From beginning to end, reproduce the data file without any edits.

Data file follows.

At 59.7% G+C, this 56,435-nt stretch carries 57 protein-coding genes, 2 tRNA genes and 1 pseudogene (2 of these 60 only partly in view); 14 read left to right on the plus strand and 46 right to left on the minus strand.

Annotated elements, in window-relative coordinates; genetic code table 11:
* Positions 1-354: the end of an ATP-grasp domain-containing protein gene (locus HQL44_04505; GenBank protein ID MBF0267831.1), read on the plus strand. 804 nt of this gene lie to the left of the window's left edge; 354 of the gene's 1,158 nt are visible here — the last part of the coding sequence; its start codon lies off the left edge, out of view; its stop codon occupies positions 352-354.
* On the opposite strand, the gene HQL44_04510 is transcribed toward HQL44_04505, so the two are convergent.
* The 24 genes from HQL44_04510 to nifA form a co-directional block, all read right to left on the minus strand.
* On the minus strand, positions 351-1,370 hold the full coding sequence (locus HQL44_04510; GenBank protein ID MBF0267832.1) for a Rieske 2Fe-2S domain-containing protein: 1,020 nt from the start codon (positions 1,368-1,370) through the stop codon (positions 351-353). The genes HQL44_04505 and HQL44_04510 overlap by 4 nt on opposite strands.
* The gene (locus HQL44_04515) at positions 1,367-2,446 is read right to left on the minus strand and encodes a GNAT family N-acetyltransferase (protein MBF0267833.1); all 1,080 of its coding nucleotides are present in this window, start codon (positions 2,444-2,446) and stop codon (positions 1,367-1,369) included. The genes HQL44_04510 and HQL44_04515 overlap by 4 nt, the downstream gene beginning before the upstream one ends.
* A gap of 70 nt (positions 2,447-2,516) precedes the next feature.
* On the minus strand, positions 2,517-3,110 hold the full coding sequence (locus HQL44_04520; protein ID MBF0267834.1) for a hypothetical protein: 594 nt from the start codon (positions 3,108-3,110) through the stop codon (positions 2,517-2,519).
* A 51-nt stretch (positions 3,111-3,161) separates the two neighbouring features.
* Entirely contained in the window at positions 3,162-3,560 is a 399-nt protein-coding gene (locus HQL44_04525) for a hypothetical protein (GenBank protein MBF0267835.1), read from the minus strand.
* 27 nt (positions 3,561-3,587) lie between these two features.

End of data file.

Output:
At 59.7% G+C, this 56,435-nt stretch carries 57 protein-coding genes, 2 tRNA genes and 1 pseudogene (2 of these 60 only partly in view); 14 read left to right on the plus strand and 46 right to left on the minus strand.

Annotated elements, in window-relative coordinates; genetic code table 11:
* Positions 1-354: the end of an ATP-grasp domain-containing protein gene (locus HQL44_04505; GenBank protein ID MBF0267831.1), read on the plus strand. 804 nt of this gene lie to the left of the window's left edge; 354 of the gene's 1,158 nt are visible here — the last part of the coding sequence; its start codon lies off the left edge, out of view; its stop codon occupies positions 352-354.
* On the opposite strand, the gene HQL44_04510 is transcribed toward HQL44_04505, so the two are convergent.
* The 24 genes from HQL44_04510 to nifA form a co-directional block, all read right to left on the minus strand.
* On the minus strand, positions 351-1,370 hold the full coding sequence (locus HQL44_04510; GenBank protein ID MBF0267832.1) for a Rieske 2Fe-2S domain-containing protein: 1,020 nt from the start codon (positions 1,368-1,370) through the stop codon (positions 351-353). The genes HQL44_04505 and HQL44_04510 overlap by 4 nt on opposite strands.
* The gene (locus HQL44_04515) at positions 1,367-2,446 is read right to left on the minus strand and encodes a GNAT family N-acetyltransferase (protein MBF0267833.1); all 1,080 of its coding nucleotides are present in this window, start codon (positions 2,444-2,446) and stop codon (positions 1,367-1,369) included. The genes HQL44_04510 and HQL44_04515 overlap by 4 nt, the downstream gene beginning before the upstream one ends.
* A gap of 70 nt (positions 2,447-2,516) precedes the next feature.
* On the minus strand, positions 2,517-3,110 hold the full coding sequence (locus HQL44_04520; protein ID MBF0267834.1) for a hypothetical protein: 594 nt from the start codon (positions 3,108-3,110) through the stop codon (positions 2,517-2,519).
* A 51-nt stretch (positions 3,111-3,161) separates the two neighbouring features.
* Entirely contained in the window at positions 3,162-3,560 is a 399-nt protein-coding gene (locus HQL44_04525) for a hypothetical protein (GenBank protein MBF0267835.1), read from the minus strand.
* 27 nt (positions 3,561-3,587) lie between these two features.